Filtering out the Ash: Mitigating Volcanic Ash Ingestion for Generator Sets (2014)
Type of ContentTheses / Dissertations
Degree NameMaster of Science
PublisherUniversity of Canterbury. Geological Sciences
AuthorsHill, Daniel Johnshow all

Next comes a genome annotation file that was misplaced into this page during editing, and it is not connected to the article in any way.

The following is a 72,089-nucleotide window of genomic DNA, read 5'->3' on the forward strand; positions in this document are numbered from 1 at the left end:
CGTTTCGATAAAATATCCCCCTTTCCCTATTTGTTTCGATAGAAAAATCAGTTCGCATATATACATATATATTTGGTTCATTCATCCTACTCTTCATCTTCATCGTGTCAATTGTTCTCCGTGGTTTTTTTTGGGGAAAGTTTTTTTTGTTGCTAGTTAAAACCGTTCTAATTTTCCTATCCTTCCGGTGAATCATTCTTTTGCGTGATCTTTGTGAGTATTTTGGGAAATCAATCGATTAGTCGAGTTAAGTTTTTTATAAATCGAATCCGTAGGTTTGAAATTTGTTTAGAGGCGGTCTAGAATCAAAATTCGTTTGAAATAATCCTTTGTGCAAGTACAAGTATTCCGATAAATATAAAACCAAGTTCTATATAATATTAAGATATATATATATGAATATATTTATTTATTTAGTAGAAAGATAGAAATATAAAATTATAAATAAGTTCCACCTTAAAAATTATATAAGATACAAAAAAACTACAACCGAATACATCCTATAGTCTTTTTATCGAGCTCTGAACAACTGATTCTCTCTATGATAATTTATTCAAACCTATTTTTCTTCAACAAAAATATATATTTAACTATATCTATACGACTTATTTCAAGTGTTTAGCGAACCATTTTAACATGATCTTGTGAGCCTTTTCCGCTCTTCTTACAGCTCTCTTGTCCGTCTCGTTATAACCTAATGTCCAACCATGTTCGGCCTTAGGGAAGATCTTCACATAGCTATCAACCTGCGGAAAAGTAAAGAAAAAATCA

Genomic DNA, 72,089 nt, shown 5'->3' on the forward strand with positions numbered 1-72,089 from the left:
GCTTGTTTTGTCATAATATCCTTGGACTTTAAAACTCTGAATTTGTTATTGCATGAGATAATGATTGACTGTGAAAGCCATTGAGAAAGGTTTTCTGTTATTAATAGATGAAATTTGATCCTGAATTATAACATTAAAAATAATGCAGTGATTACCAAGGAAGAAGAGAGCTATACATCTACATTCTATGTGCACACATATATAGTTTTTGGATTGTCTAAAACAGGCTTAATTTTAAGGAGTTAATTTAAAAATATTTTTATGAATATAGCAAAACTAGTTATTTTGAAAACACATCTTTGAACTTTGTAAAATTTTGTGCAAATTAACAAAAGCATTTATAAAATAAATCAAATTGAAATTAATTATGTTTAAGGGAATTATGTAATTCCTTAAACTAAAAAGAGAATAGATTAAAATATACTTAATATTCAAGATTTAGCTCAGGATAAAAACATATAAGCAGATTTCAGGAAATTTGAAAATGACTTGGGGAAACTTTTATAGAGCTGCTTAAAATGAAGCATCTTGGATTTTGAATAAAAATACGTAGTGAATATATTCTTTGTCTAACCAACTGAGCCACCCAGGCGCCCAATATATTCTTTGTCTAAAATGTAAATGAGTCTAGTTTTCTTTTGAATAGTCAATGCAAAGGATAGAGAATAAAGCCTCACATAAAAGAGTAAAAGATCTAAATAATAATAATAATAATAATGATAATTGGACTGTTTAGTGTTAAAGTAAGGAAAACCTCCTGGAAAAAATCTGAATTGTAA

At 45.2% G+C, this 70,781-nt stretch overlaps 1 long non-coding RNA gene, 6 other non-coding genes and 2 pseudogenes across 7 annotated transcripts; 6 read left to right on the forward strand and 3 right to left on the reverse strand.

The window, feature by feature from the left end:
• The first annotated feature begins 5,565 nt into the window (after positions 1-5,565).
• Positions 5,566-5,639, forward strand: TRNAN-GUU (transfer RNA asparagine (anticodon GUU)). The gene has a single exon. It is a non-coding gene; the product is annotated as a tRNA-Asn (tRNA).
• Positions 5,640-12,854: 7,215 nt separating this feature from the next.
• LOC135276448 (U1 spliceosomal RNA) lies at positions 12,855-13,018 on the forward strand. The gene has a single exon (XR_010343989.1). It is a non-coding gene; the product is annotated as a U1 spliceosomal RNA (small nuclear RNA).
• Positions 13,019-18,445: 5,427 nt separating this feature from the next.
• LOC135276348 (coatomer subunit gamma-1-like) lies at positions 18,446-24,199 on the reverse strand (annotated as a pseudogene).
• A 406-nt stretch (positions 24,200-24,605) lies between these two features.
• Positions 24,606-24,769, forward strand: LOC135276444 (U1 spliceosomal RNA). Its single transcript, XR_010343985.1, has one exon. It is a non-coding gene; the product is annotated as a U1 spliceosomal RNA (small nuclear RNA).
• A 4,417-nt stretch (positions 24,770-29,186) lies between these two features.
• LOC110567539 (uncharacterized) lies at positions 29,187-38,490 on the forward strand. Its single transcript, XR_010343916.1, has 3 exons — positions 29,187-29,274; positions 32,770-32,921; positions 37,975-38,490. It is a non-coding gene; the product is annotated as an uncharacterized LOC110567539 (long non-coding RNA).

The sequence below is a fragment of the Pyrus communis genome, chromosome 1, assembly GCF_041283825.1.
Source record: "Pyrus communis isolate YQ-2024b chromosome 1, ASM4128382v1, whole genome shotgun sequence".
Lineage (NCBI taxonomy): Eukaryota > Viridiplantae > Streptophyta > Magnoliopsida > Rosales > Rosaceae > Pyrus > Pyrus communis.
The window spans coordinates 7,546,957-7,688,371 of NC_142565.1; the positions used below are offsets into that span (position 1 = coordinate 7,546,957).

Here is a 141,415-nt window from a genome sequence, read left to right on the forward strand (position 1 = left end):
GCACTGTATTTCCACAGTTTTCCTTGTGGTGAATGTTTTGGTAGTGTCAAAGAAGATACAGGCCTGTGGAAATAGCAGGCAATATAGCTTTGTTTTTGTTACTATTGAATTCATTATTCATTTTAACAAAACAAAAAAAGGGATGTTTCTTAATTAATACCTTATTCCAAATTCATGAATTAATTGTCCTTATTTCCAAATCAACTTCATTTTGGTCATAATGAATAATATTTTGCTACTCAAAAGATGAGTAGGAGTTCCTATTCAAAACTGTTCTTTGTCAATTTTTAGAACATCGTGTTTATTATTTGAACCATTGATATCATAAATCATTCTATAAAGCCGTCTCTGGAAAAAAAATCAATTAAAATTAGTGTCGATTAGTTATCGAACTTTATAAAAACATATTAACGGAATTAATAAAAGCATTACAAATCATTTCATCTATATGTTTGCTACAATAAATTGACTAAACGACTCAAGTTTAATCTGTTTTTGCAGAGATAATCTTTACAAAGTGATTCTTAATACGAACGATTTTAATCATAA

Volcanic eruptions produce a range of hazards which can impact society. The most widespread of these hazards is volcanic ash fall which can impact a range of critical infrastructure. Power systems are particularly vulnerable to ash fall hazards and the resulting impacts may lead to power supply disruption. This can lead to cascading disruption of dependent systems, such as hospitals, water and wastewater treatment plants, telecommunications and emergency services. Typically, large emergency power generator sets are used to provide emergency power supply for essential services during electrical power outages. There has been little study of what impact ash fall exposure will have on generator performance. International experience suggests large generators can experience rapid performance reduction when exposed to high concentrations of suspended or falling ash due to obstruction of air filters and radiators, causing overheating of the engine and shut down of the generator system. However, it is not clear at what ash fall thresholds generators are likely to be disrupted. This research uses custom designed empirical laboratory experiments to investigate the performance of large generators subjected to a range of volcanic ash fall types and intensities, simulating both proximal and distal ash fall exposure from a range of eruptive styles. It also investigates the application of temporary external filters to minimise the ingestion of volcanic ash into generator housings. The results are used to inform recommendations on the likely impacts of ash to generators and the most effective type of mitigation, which maximises filtration whilst maintaining generator performance. Control tests recorded high particle concentrations (~0.006 mg/m3) which indicate substantial ash contamination is possible. Multiple factors were considered to determine the best mitigation measure including the lowest particle concentration, highest air speed and the ease with which the measure could be fitted. The study found material filtration to be the most effective measure; however as the quality of filtration increased, the air speed was reduced and thus so was the volume of air available to the generator engine. Therefore, the type of filtration required is dependent the ash fall intensity. The study also found that a deflection hood is an effective mitigation measure; maintaining airspeed while reducing particle concentrations within the generator. This research informs risk management strategies for critical infrastructure organisations to reduce the risk of generator disruption during volcanic ash falls.